Why Some Investors May Still Look at Prothena, But With Very Different Views

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Creating a treatment for a rare disease or rare disorder can come with massive upside if the treatment is successful. That said, the risk is that a company can implode if its rare disease treatment fails in a drug study. Now it looks as if Prothena Corporation plc (NASDAQ: PRTA) is on the verge of implosion based upon how its stock price reacted.

Prothena took it on the chin with a drop of 69% on Monday after news that the company discontinued its NEOD001. With a drop to $11.42, Prothena still has a market cap of about $440 million and the company’s balance sheet was at $417.6 million in cash at the end of 2017.

The reality is that there is actually enough left inside of Prothena that some investors will still be willing to take a look at the long-term valuations here. That said, it seems hard to imagine that there is any scenario at all that those optimistic investors will be anywhere close to as excited as they were just last week.

It has to be assumed that Prothena, if biotech history has any weighting here, is going to be sued by investors looking to recapture some of that cash. A look at Prothena’s drug pipeline shows that there are still candidates that could be alive. Unfortunately, those may be years away from generating any partnership revenues if they turn into approved drugs. And the company will greatly eat into that cash as it begins to focus more on the rest of its pipeline.

A separate report from Reuters showed that Woodford Investment plans to be working with Prothena on its strategy beyond NEOD001 in AL Amyloidosis (immunoglobulin light chain amyloidosis). According to one analyst report on Monday, Prothena’s lead development program is Roche-partnered PRX002 in Phase II for Parkinson’s disease, with PRX004 in preclinical development for ATTR amyloidosis. Prothena was also shown to have three additional development candidates in discovery as part of collaboration with Celgene.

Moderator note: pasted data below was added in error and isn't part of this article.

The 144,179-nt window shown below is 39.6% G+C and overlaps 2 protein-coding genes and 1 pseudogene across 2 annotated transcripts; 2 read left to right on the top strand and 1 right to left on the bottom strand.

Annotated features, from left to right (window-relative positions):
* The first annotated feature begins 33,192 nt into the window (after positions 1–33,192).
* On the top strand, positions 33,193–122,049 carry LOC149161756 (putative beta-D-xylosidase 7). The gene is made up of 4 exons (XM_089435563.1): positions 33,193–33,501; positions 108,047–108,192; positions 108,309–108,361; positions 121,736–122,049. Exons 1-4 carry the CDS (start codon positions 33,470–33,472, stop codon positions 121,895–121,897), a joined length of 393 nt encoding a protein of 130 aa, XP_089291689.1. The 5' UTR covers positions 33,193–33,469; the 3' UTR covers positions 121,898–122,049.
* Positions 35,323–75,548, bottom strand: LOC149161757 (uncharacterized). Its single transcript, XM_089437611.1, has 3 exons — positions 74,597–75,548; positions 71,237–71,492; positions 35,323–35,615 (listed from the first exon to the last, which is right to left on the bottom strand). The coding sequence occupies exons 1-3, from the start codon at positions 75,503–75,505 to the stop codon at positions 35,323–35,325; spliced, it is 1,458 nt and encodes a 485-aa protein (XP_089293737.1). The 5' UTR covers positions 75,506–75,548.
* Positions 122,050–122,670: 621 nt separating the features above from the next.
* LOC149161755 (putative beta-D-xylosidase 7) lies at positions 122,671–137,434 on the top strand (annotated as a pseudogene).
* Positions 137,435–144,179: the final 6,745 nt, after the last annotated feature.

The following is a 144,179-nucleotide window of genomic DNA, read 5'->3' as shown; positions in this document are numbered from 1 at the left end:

Wedbush Securities slashed its target price to $13 from $46 on Prothena after the drug company discontinued its NEOD001 program following clinical failures of the Phase IIb PRONTO study and a futility analysis of the Phase 3 VITAL study. The new $13 price target is derived from recognizing the value of near-term milestones for PRX002 from Roche and by valuing the company’s cash per share.

Prothena was also downgraded to Hold from Buy at Jefferies, with a price target slash to $12 from $100.

In a competing call, Prothena was downgraded to Sector Perform from Outperform at RBC Capital Markets.

Prothena shares now have a 52-week range of $11.05 to $70.00 and it has a been a public stock since the tail end of 2012.

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